In this graphic novel, Charles Vess illustrates many traditional folk ballads that have been rewritten by some fairly popular fantasy artists like Neil Gaiman or Emma Bull.
I didn’t realize how many traditional ballads have negative interactions with strangers as their primary topic. According to these stories, any stranger is either a fairy or the devil. If it is a male, he’ll either kill you or impregnate you and then come later to take your kid back to whatever magical land he came from. If it is a female, she’ll either imprison you, change you into a snake, rape you, or take you away to fairyland. An alternate title for this book could be: Strangers are Bad- Don’t Talk to Strangers or Let Them In Your House or Have Sex with Them Unless You Want to Die.
But all joking aside, there are very few ballads that end either happily or well. It is unsettling reading them altogether, like delving into a book of short horror stories. From the introduction by Terri Windling: “Ballads, which are stories in narrative verse, are related to folktales, romances, and sagas, with which they sometimes share themes, plots, and characters (such as Robin Hood). No one knows how old the oldest are. It’s believed that they are ancient indeed…” pg 10 Which disturbs me even more when I consider that these stories were written for a reason. Can you imagine raising a kid in the dawn of time? ‘Don’t go talk to that stranger over there ’cause he might eat you. We don’t know about that exact dude, but seriously… it has happened. Remember how you used to have a sister?’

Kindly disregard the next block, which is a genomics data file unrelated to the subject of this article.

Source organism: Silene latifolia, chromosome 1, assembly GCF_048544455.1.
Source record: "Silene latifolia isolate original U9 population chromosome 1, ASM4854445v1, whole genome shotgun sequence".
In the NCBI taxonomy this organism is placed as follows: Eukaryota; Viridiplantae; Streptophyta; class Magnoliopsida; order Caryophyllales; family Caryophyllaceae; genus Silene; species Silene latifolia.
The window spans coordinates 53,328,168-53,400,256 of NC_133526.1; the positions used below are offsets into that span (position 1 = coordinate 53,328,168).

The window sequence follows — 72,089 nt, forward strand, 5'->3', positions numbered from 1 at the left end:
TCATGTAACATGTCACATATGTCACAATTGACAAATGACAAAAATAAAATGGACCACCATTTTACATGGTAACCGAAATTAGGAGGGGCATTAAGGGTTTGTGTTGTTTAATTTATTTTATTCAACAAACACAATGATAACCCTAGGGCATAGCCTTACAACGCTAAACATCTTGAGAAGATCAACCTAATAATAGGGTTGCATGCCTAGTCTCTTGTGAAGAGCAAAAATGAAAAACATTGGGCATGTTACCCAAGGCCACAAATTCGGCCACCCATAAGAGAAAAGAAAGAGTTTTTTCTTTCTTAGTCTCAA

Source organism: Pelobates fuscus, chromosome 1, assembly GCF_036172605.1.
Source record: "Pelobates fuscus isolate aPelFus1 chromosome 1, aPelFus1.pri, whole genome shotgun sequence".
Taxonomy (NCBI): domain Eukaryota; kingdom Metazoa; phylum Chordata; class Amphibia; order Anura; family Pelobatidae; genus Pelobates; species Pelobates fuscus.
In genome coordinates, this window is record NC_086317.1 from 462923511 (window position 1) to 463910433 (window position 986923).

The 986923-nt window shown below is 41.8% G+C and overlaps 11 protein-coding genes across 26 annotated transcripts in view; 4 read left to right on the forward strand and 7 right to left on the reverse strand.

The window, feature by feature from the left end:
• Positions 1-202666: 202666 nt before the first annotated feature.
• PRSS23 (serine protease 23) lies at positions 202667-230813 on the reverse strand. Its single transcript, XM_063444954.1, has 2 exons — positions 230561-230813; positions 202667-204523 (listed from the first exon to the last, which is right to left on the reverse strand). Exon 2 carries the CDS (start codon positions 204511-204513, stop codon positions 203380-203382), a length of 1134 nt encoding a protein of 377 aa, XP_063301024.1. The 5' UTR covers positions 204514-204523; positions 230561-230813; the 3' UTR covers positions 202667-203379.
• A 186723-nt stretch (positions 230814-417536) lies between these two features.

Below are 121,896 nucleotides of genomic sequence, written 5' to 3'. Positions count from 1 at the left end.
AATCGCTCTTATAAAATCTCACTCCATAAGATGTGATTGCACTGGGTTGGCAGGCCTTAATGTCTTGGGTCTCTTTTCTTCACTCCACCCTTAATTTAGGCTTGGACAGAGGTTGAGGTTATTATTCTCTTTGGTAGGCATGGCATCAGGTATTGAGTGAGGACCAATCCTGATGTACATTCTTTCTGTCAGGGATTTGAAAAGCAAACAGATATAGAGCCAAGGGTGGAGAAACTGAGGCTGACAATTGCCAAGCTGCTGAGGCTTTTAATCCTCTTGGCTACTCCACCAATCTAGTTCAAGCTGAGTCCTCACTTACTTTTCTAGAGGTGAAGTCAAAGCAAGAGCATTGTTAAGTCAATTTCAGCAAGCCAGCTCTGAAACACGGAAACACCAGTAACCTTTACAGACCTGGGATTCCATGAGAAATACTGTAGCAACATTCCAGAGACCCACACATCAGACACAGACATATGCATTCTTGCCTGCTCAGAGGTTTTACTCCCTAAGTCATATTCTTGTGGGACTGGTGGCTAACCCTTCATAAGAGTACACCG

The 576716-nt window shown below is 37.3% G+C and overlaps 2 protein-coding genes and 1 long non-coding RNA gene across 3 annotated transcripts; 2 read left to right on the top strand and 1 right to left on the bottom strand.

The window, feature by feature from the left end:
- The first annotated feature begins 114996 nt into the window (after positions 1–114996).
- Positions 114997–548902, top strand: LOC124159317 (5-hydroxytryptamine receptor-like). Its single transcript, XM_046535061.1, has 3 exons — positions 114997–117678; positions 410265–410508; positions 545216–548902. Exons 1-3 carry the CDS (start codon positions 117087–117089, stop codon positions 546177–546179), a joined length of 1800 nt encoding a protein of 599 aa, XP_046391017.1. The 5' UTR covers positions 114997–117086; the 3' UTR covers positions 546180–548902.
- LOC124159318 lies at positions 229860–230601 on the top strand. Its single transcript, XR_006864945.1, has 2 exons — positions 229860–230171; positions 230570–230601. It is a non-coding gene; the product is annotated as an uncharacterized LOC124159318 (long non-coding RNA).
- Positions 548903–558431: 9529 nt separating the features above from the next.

Take the ballad of Tam-Lin for instance: “O I forbid you, maidens a’, That wear gowd on your hair, To come or gae by Carterhaugh, For young Tam-Lin is there. There’s nane that gaes by Carterhaugh But they leave him a wad, Either their rings, or green mantles, Or else their maidenhead.” pg 92 In other words, don’t go over there or he’ll take your stuff or rape you.
Despite the depressing nature of the stories, the artwork is very pretty and it’s all in black and white which makes the stories even starker. My favorite of the bunch is The Great Selchie of Sule Skerry which was re-written by Jane Yolen. In it, a young maiden falls in love with a man from the sea. Guess how it ends?
Thanks for reading!